Bioware return with the second dark chapter of the Mass Effect trilogy. Has the space opera evolved, since we saw Shepard last?
Two years has passed since Commander Shepard saved the Citadel and the galaxy from an ancient threat in the shape of Sovereign. He's a hero, but depending on how you played the first game he will be more of a hero to some than to others. The wonderful science fiction universe of Mass Effect, with all its races, colourful characters, fantastic technology is still here, as we get to explore new races and characters along with some familiar faces.
Mass Effect 2 is the second chapter of the trilogy and Bioware have often compared it to The Empire Strikes Back. It's a challenge to create an engaging story, when the threat is known from the start and everyone knows you won't see a final resolution at the end credits. I was also sceptical about the layout of the story where you gather a team of experts and killers to go on a suicide mission towards the end of the game. How will a rigid story structure like that provide me with enough plot twists and excitement to last me over 25 or 30 hours? Let me reassure any doubters out there. There is enough drama in Mass Effect 2 to last you a lifetime.
In order to set the stage for Mass Effect 2 I'm going to spoil the first five minutes of gameplay you get to experience. The Normandy gets destroy in an attack and Shepard is sucked out into the vacuum of space. Missing in action, presumed dead. But he is salvaged, and reassembled by Cerberus, the shady pro-human organisation you spent time dismantling during the original game. A perfect set up for the sequel as you get a chance to reinvent your character if you wish to do so, and players who don't have a save file to continue playing get a fresh starting point. You are soon introduced to the head of the organisation, the Illusive Man (voiced by Martin Sheen), and he will be the man you will answer to through the adventure. As with most things in Mass Effect you are going to get a slightly revised image of Cerberus. Are they really as bad as you thought or do they just fight the same good fight, but with slightly different methods? You team up with two Cerberus operatives, Miranda and Jacob, and then you go about building the rest of your team.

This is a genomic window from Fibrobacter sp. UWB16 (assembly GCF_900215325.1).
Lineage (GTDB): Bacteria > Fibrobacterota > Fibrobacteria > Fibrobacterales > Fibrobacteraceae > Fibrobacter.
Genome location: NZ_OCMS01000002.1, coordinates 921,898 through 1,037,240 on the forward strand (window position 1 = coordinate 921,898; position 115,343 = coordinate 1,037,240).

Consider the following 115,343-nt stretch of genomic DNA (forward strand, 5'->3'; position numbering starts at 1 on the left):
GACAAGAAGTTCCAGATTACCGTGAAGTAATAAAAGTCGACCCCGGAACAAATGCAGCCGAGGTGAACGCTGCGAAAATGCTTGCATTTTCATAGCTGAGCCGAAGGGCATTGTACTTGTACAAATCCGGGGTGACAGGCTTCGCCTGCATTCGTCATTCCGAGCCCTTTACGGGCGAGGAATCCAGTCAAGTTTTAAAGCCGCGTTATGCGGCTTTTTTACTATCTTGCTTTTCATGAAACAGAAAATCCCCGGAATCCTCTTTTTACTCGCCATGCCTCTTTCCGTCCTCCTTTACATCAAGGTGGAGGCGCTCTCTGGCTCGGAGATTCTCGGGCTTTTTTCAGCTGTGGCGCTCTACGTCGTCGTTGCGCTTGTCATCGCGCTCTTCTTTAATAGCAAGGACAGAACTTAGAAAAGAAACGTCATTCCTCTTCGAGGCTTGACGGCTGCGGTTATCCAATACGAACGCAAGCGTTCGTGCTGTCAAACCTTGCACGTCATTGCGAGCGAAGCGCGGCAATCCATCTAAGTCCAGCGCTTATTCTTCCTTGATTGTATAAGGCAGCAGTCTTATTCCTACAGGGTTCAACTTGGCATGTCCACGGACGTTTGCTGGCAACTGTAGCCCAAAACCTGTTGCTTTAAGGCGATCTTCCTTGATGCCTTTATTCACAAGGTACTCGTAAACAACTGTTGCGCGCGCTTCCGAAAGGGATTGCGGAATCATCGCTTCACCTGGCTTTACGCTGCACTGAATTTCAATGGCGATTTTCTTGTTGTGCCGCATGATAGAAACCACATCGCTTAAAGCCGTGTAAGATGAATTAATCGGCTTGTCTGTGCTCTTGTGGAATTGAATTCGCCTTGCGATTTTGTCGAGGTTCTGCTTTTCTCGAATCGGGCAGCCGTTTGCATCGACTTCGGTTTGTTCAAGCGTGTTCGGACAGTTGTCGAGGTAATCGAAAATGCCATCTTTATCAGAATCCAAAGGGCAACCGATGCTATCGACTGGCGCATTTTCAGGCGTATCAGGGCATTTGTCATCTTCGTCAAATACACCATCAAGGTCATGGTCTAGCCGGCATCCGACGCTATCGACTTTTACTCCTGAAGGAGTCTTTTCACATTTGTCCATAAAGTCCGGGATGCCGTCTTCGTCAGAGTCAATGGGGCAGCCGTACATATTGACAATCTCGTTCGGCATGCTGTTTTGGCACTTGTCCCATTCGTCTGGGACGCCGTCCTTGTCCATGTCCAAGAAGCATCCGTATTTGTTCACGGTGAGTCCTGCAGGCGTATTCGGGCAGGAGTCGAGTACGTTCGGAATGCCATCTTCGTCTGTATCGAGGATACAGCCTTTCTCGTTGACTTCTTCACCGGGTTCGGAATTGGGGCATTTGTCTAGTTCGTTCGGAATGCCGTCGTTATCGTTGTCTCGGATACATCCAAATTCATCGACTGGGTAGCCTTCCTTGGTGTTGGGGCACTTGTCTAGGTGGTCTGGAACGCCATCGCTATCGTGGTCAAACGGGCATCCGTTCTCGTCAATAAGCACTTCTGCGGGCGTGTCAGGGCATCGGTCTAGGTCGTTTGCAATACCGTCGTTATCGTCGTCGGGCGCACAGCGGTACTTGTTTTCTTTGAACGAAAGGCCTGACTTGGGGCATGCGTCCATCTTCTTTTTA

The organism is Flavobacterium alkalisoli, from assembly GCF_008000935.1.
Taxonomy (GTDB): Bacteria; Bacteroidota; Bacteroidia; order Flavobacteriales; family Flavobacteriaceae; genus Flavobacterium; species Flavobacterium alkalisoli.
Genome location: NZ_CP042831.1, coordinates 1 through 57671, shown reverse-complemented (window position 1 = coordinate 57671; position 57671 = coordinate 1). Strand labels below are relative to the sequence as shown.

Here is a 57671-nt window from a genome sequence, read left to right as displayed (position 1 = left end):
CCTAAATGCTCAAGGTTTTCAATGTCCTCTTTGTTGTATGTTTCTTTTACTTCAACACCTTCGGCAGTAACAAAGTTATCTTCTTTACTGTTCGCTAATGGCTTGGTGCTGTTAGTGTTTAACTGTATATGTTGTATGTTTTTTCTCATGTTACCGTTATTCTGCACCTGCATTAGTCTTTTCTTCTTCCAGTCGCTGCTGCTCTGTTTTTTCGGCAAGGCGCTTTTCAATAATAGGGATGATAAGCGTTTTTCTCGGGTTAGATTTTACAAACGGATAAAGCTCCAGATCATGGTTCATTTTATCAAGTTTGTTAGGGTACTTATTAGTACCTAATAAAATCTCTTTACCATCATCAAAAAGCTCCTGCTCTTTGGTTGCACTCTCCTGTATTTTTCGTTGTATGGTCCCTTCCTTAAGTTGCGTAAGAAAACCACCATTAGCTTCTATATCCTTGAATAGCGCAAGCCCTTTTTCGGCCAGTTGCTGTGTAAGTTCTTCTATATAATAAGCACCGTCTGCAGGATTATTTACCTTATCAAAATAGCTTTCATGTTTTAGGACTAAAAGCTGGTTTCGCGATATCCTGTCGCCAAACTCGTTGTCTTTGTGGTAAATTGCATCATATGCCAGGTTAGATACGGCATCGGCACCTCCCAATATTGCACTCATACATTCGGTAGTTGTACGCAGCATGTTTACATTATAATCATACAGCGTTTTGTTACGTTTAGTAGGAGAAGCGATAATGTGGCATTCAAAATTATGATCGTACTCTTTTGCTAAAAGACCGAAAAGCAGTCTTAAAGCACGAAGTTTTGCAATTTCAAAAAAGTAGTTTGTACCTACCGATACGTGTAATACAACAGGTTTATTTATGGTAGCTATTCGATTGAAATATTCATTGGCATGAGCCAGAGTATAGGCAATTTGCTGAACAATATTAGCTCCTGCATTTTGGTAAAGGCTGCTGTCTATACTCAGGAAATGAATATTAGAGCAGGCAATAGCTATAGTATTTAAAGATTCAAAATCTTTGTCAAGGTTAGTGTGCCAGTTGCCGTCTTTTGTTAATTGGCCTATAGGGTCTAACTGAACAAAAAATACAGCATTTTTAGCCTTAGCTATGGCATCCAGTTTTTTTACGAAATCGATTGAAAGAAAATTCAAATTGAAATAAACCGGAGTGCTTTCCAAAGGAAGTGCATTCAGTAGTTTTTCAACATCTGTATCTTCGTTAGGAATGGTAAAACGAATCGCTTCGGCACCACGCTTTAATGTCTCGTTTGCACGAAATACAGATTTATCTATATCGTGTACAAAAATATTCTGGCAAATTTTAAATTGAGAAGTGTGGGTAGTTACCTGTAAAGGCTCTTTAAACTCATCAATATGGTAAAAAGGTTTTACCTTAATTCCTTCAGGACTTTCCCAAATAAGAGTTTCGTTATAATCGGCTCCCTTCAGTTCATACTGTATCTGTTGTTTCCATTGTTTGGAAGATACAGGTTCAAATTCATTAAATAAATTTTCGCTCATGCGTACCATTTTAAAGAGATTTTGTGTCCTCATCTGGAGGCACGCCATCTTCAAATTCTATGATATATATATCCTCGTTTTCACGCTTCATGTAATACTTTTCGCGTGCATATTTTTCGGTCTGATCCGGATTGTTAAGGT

You are going to recruit some old friends, who are suspicious of your new loyalties, but most of your team will be made up of fresh faces and I particularly took a liking to the Salarian Doctor and the Drell assassin. But all characters are interesting in there own way and what they say and how they react to different situations is something that will force a second playthrough. Well, I need to play it a second time with my renegade Jane Shepard from the first game anyway.